Catholic Church and Lithuania – why is Lithuania dominated by Roman Catholics?

23 04 2005

The Catholic Church established itself in Lithuania by force and violence. Even now, non-Catholics, especially pupils, do not feel safely there.

The statistic data at the beginning of the 21st century showed that about 80 percent of Lithuanians called themselves Catholics. In the Soviet times, there were as much as four times fewer Catholics.

Did a half of Lithuanian nation during the ten years start to believe that Roman popes are never wrong? – ‘Lithuania is an ancient Catholic country, the land of Maria’, – a Catholic or governmental propagandist would explain you easily.

The Catholic Church continuously persecuted the Lithuanian faith as well as Lithuanian language and culture

However, neither historical facts nor the Lithuanian present witness the sincere love of Lithuanians to Joshua from Nazareth or his mother – formal christening practically was the only way of survival during many centuries of Catholic domination.

Perhaps until the 18th century, Roman Catholics had the priority among world religions not only in terms of treachery, but also in terms of astonishing intolerance and inhuman cruelty. For instance, in order to carry out the pope’s order to christen the ancestors of the contemporary Latvians, Catholics decided to murder all the men older than eight!

For a long time, only Christians and Jews could survive where the Catholic Church was reigning. Therefore, the ancestors of Lithuanians who preserved the Lithuanian faith had to conceal their attitudes because Roman Catholics habitually cruelly murdered everybody who did not worship their Joshua or at least Yahweh.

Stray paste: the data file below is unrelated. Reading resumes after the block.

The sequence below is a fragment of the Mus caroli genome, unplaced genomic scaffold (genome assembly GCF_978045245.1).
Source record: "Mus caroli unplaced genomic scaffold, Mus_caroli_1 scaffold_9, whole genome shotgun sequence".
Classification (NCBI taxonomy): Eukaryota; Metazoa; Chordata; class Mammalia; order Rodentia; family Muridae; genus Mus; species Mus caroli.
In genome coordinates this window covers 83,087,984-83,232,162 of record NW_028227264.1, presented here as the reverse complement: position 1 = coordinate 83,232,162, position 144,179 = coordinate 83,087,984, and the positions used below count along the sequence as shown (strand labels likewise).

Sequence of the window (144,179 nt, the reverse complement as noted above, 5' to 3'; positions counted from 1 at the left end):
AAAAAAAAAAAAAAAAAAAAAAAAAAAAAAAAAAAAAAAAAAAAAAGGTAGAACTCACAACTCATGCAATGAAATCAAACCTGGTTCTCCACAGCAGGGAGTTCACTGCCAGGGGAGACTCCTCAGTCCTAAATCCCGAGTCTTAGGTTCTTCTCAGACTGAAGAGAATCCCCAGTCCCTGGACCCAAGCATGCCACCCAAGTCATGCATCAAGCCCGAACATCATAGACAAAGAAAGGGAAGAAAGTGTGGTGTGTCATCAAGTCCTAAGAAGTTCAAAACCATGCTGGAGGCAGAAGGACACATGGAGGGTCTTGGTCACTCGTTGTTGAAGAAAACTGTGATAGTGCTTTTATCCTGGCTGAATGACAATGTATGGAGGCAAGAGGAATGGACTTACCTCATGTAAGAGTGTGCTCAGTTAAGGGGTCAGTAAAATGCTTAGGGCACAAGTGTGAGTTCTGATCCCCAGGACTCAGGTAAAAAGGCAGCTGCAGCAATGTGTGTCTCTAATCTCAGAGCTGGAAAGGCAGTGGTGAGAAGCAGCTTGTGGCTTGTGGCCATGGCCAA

(In the times of Jesuit domination, almost the same happened to Lithuanian Protestants; Catholics burnt down their churches and schools, where Lithuanian language was usually used. Many Protestants escaped into Prussia or America.)

True, Catholics did not execute because the use of Lithuanian language as such; their clerics usually limited themselves to continuous degrading of Lithuanians and Lithuanian culture.

The Lithuanian faith survived in the underground

In spite of all the persecutions, the Lithuanian faith survived; however, the Lithuanians who preserved it had to pretend being Catholics. The Lithuanian religion survived in its underground form, like Lithuanian identity and culture – as a personal faith, as a way of life.

The Vilnius cathedral

The Vilnius cathedral – the symbol of the biggest persecution and humiliation of Lithuanian culture and identity in the Lithuanian history. The cathedral was built in the place of a Lithuanian temple defamed by Catholics in the times of the harshest persecution of Lithuanian language, culture and identity by Catholics in Lithuania.

Nowadays, the leaders of the Lithuanian Catholic Church shamelessly exploit this fact by continuously claiming that the Lithuanian faith cannot even be recognised in Lithuania as a traditional religion because historically it has not had any formal organisational structure, as if their predecessors in the 15th–19th centuries would not have murdered every member of any community of the Lithuanian faith if it had officially announced about its existence.